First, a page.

• Allowing a short sale to close in which any of the parties to the short sale have any knowledge of any offer to purchase the subject property for a higher purchase price than contained in the short sale purchase contract that has not been presented to the short pay lender.
  • Allowing a short sale to close with any knowledge that the subject property will be sold again within 90 days of the date of the short sale.

Wells Fargo expects that settlement agents closing its transaction will not engage in this type of conduct. For this reason, Wells Fargo has declined to use your services at this time.

The escrow officer is appealing the decision of the lender banning her from closing any further short sale transactions or new loans, since she did not sign the Short Sale Affidavit containing the condition not to re–sale the property for at least 90 days. In response to the escrow officer’s appeal, the transaction has been reviewed in greater detail only to discover additional discrepancies as follows:

  • The 1st lienholder’s short pay agreement only allowed $2,000 to be paid to the second. The second lienholder demanded $4,700. The buyer paid the additional $2,700 at closing. She closed without the 1st lienholder’s approval of the additional amount being paid.
  • Payment of the additional $2,700 was not reflected in the 500 section of the HUD as a payoff, it was disclosed as a buyer charge in the 1300 section of the HUD.
  • After adjusting the prorations at time of disbursement there was an additional $46.48 in favor of the seller. The escrow officer paid the overage to the 2nd lienholder, instead of the first who was only allowed to receive $2,000.
  • Post–closing, the buyer received a refund of $564.55 even though the short pay agreement indicated, “Neither the seller nor any other party may receive any sale proceeds nor any funds as a result of this transaction except as noted in this Demand Statement.”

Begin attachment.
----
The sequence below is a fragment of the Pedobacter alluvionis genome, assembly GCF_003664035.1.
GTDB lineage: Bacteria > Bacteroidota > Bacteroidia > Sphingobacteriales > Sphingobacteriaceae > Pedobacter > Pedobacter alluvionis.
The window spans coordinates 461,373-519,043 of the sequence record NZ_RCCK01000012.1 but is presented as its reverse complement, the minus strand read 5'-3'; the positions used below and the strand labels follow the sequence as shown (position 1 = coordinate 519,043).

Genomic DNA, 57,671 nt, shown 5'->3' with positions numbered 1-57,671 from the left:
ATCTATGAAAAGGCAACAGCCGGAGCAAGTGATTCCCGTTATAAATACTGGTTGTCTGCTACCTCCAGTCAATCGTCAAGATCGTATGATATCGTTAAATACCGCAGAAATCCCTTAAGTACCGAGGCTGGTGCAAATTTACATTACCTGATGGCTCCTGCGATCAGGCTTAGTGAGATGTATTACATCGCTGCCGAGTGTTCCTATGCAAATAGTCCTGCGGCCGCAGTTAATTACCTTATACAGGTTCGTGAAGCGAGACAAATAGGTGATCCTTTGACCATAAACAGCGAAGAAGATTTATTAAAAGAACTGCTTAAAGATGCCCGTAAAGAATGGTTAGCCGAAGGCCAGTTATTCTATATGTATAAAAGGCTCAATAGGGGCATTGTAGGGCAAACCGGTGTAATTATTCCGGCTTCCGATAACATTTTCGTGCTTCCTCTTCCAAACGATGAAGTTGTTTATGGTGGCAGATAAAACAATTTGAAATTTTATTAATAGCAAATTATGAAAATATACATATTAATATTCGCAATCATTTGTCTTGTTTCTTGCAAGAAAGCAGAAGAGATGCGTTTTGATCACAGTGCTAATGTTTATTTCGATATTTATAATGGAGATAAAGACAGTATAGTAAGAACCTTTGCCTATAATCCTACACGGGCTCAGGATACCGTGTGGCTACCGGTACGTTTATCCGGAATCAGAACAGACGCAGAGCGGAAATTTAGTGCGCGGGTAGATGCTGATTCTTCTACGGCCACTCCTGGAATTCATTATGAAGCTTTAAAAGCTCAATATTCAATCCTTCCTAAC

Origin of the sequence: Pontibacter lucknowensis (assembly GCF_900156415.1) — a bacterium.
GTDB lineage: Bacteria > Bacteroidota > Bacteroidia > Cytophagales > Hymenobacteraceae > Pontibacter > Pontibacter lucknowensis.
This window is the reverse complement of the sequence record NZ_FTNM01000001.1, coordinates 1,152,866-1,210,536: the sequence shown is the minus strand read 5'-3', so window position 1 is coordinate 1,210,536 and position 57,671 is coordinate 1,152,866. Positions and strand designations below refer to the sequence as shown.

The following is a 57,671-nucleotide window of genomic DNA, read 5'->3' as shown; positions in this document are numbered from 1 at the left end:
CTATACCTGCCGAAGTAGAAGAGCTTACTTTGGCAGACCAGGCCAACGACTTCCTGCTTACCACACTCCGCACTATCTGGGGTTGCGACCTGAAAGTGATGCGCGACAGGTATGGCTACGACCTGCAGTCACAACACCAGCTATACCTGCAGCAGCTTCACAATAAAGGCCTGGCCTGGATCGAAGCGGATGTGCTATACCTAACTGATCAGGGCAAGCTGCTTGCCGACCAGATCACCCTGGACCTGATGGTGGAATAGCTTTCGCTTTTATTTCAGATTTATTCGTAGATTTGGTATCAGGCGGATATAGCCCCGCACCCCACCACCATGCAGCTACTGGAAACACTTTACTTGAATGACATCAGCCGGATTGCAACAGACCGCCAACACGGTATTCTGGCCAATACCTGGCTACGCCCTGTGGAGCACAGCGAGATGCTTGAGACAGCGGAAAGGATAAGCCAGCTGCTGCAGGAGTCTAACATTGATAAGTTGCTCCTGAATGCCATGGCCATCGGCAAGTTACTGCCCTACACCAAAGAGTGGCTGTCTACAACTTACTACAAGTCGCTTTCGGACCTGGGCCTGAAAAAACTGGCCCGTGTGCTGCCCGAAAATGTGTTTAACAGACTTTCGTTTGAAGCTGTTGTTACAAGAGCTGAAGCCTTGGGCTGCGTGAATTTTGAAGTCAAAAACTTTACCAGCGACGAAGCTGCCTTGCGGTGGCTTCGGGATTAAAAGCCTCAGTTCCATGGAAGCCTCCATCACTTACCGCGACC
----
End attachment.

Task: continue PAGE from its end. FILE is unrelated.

• The borrower on the short pay letter does not match the seller on the HUD. The borrower was a single woman who is now married. She and her new husband signed the closing documents without reference to her maiden name.

When questioned, the escrow officer’s response to the additional discrepancies were that she felt the short pay lender’s approval of the HUD was sufficient approval for the changes.


Taking the measures listed below will prevent the settlement agent and their Company from being banned from providing settlement services.

If the settlement agent is closing a second transaction on the same property, they should demand to see the short pay agreement and all other documents to ensure the property can be re–sold within the timeframe of the new contract.

  • If there is more money to be paid to a junior lienholder than the 1st lienholder, the transaction cannot close without an amended agreement from the short pay lender. An approval of the settlement statement does not constitute a change in terms of the agreement.
  • If the agreement states that no one in the transaction is to receive “proceeds or any funds” that means “refunds” too. No post–closing funds should be given to any party. Instead, the refunds should be sent to the short pay lender to apply toward their shortage – even if the borrower overpaid at closing.
  • The seller on the settlement statement and the borrower named on the short pay agreement must match. If the borrower on the short pay agreement was later married, the settlement statement should reference her maiden name as well as her married name. The seller on the settlement statement and the borrower named on the short pay agreement must match. If the borrower on the short pay agreement was later married, the settlement statement should reference her maiden name as well as her married name.

Bank of America Short Sale Letter Verification Hotline

short pay letter verified

You might recall our post titled,  “FAKE Short Pay Letters? True Story...” which discussed how an alert settlement agent identified a fraudulent approval letter supposedly issued by Bank of America. She prevented the closing, saving the Company from potential future liability.

In an effort to prevent the reoccurrence of such fraud going forward, Bank of America will now give our representatives the ability to verify approval letters without a title–company–specific Third Party Authorization already in place.